Quite a number of scientific studies have addressed the issue of social mobility in the U.S. and elsewhere. The usual metric of mobility is the correlation between the incomes of parents and offspring. What is the probability that the parent resides in the bottom quintile income wise and the child makes it into the top quintile? Or what is the probability that the child of a parent in the top quintile will wind up in the bottom quintile? If these probabilities are low, it is prima facie evidence for inequality of opportunity.
A comparative study by the Organization for Economic Cooperation and Development (OECD) last year found upward mobility in the United States significantly lower than in most major European countries. A 2006 study by the Institute for the Study of Labor in Germany concluded, "the U.S. appears to be exceptional in having less rather than more upward mobility." The 2010 Economic Mobility Project study found that the U.S. has a more rigid class structure than Canada.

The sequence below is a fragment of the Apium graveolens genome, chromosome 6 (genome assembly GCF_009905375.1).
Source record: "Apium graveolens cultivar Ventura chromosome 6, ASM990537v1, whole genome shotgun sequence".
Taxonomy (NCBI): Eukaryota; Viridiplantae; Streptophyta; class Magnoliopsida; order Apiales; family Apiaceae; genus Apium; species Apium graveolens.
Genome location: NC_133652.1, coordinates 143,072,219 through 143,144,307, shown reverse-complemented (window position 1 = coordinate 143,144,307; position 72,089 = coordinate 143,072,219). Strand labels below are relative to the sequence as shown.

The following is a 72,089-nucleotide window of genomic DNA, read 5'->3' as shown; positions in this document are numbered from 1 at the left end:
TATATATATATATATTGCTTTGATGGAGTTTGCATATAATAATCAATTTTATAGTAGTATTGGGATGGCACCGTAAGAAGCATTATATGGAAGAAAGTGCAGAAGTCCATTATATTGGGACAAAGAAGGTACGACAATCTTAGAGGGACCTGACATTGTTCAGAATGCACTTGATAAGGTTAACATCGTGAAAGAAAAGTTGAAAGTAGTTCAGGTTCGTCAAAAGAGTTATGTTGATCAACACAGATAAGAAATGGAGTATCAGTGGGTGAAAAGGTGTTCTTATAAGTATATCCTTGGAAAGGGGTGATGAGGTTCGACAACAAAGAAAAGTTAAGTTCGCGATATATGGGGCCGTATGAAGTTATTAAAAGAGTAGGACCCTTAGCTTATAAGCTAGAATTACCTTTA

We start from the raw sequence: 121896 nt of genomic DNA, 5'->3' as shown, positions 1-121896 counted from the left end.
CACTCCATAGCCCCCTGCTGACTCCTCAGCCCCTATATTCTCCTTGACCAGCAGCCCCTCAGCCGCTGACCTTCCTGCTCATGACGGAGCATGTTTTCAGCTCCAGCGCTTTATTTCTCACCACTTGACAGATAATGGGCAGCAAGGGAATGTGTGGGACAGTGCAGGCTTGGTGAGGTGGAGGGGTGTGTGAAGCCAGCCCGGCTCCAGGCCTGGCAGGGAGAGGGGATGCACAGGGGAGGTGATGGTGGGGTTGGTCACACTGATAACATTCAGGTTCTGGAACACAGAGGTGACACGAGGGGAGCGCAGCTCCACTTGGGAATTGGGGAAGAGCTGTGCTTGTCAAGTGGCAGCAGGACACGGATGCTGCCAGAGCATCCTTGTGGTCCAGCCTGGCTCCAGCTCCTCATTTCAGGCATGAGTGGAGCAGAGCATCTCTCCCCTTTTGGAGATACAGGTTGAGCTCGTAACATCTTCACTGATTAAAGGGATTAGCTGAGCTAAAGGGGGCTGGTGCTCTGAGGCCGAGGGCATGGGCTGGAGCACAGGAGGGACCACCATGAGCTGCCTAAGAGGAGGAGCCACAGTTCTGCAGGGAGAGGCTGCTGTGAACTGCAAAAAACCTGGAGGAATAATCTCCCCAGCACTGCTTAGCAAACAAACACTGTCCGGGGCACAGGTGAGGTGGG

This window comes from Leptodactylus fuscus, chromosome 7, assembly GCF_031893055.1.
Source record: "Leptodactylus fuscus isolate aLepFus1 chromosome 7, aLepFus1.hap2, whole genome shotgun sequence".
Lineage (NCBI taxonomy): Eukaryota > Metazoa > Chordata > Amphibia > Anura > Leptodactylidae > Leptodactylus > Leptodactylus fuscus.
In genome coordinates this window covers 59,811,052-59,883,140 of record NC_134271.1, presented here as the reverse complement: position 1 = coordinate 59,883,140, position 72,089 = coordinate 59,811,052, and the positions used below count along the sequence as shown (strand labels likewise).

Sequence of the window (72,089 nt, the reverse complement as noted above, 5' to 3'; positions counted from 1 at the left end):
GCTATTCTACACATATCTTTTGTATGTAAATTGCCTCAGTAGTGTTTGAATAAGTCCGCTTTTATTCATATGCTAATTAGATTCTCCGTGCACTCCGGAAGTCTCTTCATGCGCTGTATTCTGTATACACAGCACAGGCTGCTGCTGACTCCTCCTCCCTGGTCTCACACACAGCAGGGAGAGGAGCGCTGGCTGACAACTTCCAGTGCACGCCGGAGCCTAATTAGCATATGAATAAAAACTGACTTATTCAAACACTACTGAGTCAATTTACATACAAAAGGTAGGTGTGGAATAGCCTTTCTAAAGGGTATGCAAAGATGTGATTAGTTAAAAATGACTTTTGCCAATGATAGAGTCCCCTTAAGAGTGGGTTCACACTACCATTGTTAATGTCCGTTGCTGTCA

|The strength of the link between individual and parental earnings|
It's unanimous. The U.S. is no longer home to the American Dream. The social mobility most Americans cling to as an article of faith is a myth. Rich Americans are becoming a permanent aristocracy and it is harder than ever for children of disadvantaged families to break out of relative poverty and ascend the economic ladder. If you are looking for the American Dream, look to Denmark or Austria or Norway or Finland.